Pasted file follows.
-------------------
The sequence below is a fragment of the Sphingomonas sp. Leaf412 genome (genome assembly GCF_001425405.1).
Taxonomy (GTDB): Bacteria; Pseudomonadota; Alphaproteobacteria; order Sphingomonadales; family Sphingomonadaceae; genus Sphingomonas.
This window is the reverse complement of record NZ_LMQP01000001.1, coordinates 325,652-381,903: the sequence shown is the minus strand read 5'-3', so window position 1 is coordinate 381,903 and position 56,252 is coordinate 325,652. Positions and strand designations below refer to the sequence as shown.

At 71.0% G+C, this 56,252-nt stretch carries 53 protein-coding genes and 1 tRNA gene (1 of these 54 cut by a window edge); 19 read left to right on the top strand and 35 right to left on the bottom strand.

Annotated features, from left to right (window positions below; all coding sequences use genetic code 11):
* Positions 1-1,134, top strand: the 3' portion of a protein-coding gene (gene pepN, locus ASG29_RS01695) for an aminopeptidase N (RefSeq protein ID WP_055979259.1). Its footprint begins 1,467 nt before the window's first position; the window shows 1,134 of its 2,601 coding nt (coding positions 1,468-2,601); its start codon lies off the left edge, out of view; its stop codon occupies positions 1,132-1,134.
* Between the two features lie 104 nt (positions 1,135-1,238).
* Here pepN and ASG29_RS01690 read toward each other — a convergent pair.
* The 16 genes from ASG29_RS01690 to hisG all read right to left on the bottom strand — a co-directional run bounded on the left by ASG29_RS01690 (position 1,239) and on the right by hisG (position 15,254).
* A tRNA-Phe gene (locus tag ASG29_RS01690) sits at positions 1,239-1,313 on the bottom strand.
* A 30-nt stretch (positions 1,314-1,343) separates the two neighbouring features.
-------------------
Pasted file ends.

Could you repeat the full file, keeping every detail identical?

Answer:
The sequence below is a fragment of the Sphingomonas sp. Leaf412 genome (genome assembly GCF_001425405.1).
Taxonomy (GTDB): Bacteria; Pseudomonadota; Alphaproteobacteria; order Sphingomonadales; family Sphingomonadaceae; genus Sphingomonas.
This window is the reverse complement of record NZ_LMQP01000001.1, coordinates 325,652-381,903: the sequence shown is the minus strand read 5'-3', so window position 1 is coordinate 381,903 and position 56,252 is coordinate 325,652. Positions and strand designations below refer to the sequence as shown.

At 71.0% G+C, this 56,252-nt stretch carries 53 protein-coding genes and 1 tRNA gene (1 of these 54 cut by a window edge); 19 read left to right on the top strand and 35 right to left on the bottom strand.

Annotated features, from left to right (window positions below; all coding sequences use genetic code 11):
* Positions 1-1,134, top strand: the 3' portion of a protein-coding gene (gene pepN, locus ASG29_RS01695) for an aminopeptidase N (RefSeq protein ID WP_055979259.1). Its footprint begins 1,467 nt before the window's first position; the window shows 1,134 of its 2,601 coding nt (coding positions 1,468-2,601); its start codon lies off the left edge, out of view; its stop codon occupies positions 1,132-1,134.
* Between the two features lie 104 nt (positions 1,135-1,238).
* Here pepN and ASG29_RS01690 read toward each other — a convergent pair.
* The 16 genes from ASG29_RS01690 to hisG all read right to left on the bottom strand — a co-directional run bounded on the left by ASG29_RS01690 (position 1,239) and on the right by hisG (position 15,254).
* A tRNA-Phe gene (locus tag ASG29_RS01690) sits at positions 1,239-1,313 on the bottom strand.
* A 30-nt stretch (positions 1,314-1,343) separates the two neighbouring features.